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decided: May 24, 1967.


Appeals from order of Court of Common Pleas of Allegheny County, July T., 1961, No. 962, and April T., 1962, No. 2269, in re appeal of County of Allegheny from final assessment of Board of Property Assessment, Appeals and Review of Allegheny County.


Bresci R. P. Leonard, with him Royston, Robb, Leonard, Edgecombe, Miller & Shorall, for appellants.

Leonard Boreman, with him Jerome M. Libenson, and Baskin, Boreman, Sachs & Craig, for appellee.

Bell, C. J., Musmanno, Jones, Cohen, Eagen, O'Brien and Roberts, JJ. Opinion by Mr. Justice Eagen. Mr. Justice Cohen and Mr. Justice Roberts dissent only with respect to that part of the decision declaring the hotel to be tax exempt.

Author: Eagen

[ 425 Pa. Page 579]

The question posed by these appeals is the taxability of certain portions of the Greater Pittsburgh Airport. Specifically involved are: (1) a hotel containing sixty-two rooms and three dormitories; (2) a restaurant, known as "The Fountain Room"; (3) a drugstore; and, (4) a newsstand. These facilities are all located in the airport terminal building. The airport is owned and controlled by the County of Allegheny, and the facilities involved are operated by concessionaires who by the terms of their concession agreements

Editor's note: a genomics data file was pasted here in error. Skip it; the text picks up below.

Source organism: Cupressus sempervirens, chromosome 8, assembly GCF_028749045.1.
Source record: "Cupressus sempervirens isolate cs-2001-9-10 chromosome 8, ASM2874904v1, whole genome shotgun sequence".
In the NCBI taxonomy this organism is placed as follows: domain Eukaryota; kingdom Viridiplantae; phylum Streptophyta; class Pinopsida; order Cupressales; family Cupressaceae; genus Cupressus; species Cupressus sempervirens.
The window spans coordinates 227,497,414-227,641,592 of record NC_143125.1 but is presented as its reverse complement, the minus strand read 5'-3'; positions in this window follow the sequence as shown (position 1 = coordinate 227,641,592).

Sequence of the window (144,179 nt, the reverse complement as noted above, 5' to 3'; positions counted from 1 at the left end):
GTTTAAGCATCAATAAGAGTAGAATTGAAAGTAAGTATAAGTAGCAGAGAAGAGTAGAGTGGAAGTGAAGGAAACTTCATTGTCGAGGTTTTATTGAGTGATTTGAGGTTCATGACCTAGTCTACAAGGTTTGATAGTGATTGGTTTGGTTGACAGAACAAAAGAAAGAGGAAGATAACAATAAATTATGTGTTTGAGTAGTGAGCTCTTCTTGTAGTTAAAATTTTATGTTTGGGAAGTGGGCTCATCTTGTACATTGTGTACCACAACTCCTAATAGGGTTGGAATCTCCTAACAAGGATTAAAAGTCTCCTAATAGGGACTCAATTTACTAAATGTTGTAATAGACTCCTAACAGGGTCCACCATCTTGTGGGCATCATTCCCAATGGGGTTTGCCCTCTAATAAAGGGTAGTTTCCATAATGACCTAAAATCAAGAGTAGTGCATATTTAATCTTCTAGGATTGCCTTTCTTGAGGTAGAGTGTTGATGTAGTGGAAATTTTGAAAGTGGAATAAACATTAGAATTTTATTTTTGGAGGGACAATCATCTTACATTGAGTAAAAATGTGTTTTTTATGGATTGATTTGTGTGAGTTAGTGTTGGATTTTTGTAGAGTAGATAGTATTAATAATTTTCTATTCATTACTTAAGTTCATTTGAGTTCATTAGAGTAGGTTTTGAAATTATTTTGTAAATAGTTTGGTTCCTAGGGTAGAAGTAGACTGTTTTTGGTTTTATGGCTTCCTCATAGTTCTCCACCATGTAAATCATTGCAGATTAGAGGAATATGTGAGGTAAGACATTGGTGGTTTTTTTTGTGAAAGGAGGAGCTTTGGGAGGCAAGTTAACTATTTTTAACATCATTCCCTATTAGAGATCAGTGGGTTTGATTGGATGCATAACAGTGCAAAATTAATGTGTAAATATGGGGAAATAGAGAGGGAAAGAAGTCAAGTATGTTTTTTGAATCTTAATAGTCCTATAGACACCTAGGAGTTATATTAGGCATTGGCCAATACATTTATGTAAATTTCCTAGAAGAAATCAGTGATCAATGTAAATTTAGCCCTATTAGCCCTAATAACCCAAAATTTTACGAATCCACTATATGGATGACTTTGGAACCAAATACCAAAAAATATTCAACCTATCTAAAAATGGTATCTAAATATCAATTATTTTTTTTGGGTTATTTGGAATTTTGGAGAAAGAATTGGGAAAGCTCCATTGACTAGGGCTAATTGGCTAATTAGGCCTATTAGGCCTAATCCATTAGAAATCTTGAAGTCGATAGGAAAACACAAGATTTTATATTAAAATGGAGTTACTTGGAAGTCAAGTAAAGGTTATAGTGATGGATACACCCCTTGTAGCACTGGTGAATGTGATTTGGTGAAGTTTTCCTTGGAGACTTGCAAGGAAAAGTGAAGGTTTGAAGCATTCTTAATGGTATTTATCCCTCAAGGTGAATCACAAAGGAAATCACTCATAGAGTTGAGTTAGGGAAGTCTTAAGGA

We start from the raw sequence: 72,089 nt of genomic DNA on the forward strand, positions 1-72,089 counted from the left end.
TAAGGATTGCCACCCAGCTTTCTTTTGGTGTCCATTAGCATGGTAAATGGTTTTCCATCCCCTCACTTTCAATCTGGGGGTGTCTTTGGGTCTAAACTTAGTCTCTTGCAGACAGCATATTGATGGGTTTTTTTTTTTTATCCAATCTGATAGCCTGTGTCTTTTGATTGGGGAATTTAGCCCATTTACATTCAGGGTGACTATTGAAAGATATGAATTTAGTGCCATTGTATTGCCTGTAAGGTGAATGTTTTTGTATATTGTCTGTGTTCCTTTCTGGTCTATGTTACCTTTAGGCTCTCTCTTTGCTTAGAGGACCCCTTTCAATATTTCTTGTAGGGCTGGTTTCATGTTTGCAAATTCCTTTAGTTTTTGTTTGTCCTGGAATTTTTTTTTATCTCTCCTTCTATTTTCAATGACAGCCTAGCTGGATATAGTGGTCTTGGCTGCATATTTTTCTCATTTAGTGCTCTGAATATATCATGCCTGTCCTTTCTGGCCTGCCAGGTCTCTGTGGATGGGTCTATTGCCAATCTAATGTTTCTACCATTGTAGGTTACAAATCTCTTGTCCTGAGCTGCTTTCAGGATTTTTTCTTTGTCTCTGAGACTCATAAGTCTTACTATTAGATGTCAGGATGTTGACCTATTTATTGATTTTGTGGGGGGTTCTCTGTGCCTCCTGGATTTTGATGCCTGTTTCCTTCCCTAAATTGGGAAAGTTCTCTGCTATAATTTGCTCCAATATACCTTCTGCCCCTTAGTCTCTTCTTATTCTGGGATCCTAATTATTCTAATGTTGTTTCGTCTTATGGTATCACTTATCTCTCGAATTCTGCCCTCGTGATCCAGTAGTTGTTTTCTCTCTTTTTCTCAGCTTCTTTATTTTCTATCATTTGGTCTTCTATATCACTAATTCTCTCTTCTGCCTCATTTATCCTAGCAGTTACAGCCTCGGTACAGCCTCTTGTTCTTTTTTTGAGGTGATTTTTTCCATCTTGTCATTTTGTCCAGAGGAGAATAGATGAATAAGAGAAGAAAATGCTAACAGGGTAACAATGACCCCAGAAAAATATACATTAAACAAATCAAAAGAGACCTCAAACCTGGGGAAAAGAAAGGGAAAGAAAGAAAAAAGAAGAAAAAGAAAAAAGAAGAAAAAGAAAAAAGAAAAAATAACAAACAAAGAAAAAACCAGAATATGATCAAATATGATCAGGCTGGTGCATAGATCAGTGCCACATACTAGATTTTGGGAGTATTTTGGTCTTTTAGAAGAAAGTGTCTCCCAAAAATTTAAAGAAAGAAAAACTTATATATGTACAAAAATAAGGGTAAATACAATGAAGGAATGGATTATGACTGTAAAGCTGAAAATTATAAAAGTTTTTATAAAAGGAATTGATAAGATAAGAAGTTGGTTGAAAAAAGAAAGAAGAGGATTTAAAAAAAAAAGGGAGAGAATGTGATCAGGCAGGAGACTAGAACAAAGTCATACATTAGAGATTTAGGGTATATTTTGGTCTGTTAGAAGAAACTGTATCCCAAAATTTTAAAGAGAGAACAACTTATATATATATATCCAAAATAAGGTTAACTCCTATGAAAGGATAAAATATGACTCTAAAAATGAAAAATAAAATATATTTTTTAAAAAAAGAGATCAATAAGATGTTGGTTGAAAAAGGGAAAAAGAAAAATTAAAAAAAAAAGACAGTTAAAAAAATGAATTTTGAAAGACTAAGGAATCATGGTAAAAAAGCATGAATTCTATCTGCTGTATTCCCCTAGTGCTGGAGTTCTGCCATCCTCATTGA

[ 425 Pa. Page 580]

    are liable to the county for the payment of all real estate taxes due and payable thereon.

The Board of Property Assessment, Appeals, and Review of Allegheny County in fixing assessments for the triennial, 1958-1960, intertriennial of 1960, and for the triennial 1961-1963, ruled that the particular facilities were subject to assessment and taxation.*fn1 The county filed appeals in the Court of Common Pleas of Allegheny County and the concessionaires, the Township of Moon (wherein the airport is located) and the Moon Schools Union School District, were permitted to intervene. After hearing, wherein testimony was introduced by the concessionaires only,*fn2 the court below entered extensive findings of fact and concluded therefrom that the hotel, restaurant, newsstand, and that portion of the drugstore utilized for the sale of food were tax exempt. These appeals followed. The appellants, township and school district, contend that the court erred in declaring any of the facilities tax exempt. The appellant, Thrift Drug Company, maintains the entire drugstore premises should have been placed in the tax free status.